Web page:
Health

How to sleep: The best type of milk to drink before bed to ensure a good night’s sleep

Sleep deprivation is something everyone can relate to but for some people, it is a source of constant despair. As days turn into weeks and weeks into months, a person’s cognitive function can take a serious hit. Fortunately, you don’t have to identify the root cause to remedy sleep loss.

In fact, the solutions can be surprisingly simple, such as tweaking your diet before bed.

Certain dietary decisions before bed can influence your night’s sleep for better or worse.

One item that may promote a good night’s sleep is almond milk – a creamy, nutty alternative to cow’s milk that is made by blending almonds with water and then straining the pulp.

Evidence suggests whole almonds may improve sleep quality.

Almond milk is high in sleep-promoting hormones and minerals, including tryptophan, melatonin, and magnesium.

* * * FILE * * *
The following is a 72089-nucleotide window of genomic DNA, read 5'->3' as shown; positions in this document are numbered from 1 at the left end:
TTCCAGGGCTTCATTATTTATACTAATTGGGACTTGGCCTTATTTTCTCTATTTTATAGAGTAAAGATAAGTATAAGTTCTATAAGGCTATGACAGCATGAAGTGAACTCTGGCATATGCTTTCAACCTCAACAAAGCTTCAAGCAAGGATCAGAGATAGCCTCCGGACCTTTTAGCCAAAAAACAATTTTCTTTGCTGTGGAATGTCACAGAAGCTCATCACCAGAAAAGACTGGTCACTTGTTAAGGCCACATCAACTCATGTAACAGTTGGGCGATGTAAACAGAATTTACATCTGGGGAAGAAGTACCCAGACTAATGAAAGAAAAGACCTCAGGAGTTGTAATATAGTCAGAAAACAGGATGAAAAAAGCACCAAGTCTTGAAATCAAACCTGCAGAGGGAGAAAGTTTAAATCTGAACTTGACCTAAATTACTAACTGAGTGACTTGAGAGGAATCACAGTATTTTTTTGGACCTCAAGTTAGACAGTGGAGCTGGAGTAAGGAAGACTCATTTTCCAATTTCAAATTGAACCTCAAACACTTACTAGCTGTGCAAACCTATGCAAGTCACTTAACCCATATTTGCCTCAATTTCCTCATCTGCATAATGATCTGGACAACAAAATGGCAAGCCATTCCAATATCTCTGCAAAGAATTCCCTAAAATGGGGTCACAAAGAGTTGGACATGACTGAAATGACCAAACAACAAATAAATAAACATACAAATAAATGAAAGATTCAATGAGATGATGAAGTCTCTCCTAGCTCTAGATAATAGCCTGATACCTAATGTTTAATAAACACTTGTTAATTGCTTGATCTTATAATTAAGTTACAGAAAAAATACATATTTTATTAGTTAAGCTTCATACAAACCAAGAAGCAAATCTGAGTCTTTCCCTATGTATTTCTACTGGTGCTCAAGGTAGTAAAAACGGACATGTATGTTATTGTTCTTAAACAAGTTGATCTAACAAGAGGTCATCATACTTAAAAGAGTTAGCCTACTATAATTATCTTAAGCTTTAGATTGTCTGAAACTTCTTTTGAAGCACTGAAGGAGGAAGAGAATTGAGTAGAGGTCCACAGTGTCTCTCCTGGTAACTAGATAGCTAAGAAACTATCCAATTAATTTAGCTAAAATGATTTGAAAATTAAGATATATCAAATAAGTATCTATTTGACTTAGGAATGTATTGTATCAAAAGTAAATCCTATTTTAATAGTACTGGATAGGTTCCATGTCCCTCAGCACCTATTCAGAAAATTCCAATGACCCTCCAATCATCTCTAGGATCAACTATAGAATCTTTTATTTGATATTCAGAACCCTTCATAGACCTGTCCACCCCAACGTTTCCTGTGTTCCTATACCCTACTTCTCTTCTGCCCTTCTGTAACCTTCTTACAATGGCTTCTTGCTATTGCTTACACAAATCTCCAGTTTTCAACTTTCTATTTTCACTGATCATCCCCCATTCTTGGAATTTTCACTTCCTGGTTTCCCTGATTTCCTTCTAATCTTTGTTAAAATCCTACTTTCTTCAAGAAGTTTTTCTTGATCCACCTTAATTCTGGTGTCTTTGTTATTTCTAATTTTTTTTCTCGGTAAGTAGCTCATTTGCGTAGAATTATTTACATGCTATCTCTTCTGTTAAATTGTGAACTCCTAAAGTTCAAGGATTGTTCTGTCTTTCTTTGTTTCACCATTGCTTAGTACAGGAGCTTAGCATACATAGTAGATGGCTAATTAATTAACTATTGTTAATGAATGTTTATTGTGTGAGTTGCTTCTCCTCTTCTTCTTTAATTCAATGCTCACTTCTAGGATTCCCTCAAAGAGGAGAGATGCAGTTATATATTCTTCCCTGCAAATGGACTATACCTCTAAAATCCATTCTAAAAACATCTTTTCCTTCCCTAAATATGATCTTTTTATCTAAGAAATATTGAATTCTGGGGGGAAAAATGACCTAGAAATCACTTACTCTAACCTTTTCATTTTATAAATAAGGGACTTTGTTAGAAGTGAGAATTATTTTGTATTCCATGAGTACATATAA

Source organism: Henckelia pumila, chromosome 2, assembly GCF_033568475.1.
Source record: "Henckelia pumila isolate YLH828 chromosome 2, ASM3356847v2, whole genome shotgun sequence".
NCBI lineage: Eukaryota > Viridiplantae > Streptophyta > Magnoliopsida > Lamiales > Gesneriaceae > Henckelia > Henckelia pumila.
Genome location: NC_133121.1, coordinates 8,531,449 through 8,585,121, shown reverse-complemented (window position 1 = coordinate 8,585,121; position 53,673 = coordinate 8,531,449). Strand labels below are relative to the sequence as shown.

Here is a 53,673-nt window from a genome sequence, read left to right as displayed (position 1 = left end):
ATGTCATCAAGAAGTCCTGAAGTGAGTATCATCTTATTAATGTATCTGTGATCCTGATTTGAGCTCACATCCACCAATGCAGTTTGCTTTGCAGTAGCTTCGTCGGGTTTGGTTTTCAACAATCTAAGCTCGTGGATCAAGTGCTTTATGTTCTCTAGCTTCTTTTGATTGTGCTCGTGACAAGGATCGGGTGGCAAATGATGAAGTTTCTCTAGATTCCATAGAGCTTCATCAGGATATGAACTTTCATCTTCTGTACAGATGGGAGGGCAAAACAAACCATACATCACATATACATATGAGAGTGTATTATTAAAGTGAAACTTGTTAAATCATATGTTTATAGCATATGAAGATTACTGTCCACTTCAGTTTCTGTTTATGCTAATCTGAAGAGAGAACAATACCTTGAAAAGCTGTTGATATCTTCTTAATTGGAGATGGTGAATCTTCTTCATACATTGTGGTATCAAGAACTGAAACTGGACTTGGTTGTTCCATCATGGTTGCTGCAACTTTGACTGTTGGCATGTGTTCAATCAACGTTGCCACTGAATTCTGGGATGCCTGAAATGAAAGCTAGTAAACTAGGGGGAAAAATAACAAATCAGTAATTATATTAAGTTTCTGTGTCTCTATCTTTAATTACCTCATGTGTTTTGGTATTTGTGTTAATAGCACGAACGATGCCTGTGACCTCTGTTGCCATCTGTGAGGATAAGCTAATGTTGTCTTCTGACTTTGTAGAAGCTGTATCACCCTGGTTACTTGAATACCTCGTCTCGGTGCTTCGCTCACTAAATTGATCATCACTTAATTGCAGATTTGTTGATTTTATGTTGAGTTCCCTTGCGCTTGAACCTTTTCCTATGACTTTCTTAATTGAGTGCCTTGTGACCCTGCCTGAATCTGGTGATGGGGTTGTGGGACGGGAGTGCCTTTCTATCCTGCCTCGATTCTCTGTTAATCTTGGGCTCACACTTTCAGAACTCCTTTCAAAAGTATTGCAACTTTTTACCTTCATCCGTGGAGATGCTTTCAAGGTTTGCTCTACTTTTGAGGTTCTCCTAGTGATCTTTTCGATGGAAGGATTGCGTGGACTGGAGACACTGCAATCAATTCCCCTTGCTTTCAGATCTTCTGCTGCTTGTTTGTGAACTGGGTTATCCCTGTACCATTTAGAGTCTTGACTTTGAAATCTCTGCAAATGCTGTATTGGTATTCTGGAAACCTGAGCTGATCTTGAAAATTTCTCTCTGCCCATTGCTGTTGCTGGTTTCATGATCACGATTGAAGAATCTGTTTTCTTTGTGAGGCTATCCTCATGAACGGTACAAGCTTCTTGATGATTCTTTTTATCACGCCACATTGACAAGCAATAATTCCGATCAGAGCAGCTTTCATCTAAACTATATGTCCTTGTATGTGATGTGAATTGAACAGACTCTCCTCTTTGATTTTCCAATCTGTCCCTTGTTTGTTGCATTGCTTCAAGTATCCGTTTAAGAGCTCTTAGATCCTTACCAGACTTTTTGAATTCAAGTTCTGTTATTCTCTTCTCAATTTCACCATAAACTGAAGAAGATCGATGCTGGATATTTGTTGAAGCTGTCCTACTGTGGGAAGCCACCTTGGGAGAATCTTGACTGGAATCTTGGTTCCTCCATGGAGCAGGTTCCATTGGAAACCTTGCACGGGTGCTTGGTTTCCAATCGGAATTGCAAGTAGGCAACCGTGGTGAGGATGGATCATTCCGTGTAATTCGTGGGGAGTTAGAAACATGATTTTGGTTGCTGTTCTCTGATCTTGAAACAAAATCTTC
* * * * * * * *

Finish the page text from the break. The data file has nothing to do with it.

Nutritional research shows that one cup (237 ml) of almond milk contains nearly 17 mg of magnesium.

Bolstering the claims, magnesium has shown potential as a treatment for insomnia, particularly in older adults, in recent years.

Almond milk is not the type of milk that may help you to get a good night’s sleep – malt milk may help too.

Malted milk is made by combining milk and a specially formulated powder that contains primarily wheat flour, malted wheat, and malted barley along with sugar and an assortment of vitamins.

It is popularly known as Horlick’s, the name of a popular brand of malted milk powder.

Small studies found that malted milk before bed reduced sleep interruptions.

The explanation for these benefits is not exactly clear but researchers believe it may have to do with the B and D vitamins in malted milk.

A simple glass of cow’s milk may also send you to sleep, notes the National Sleep Foundation.

Research shows that when cows are milked at night, their milk has more melatonin, and this milk may be useful.

Melatonin is a natural hormone that helps to fall alsip by having a calming influence.

If all else fails, keep a sleep diary – this can help you identify underlying triggers.

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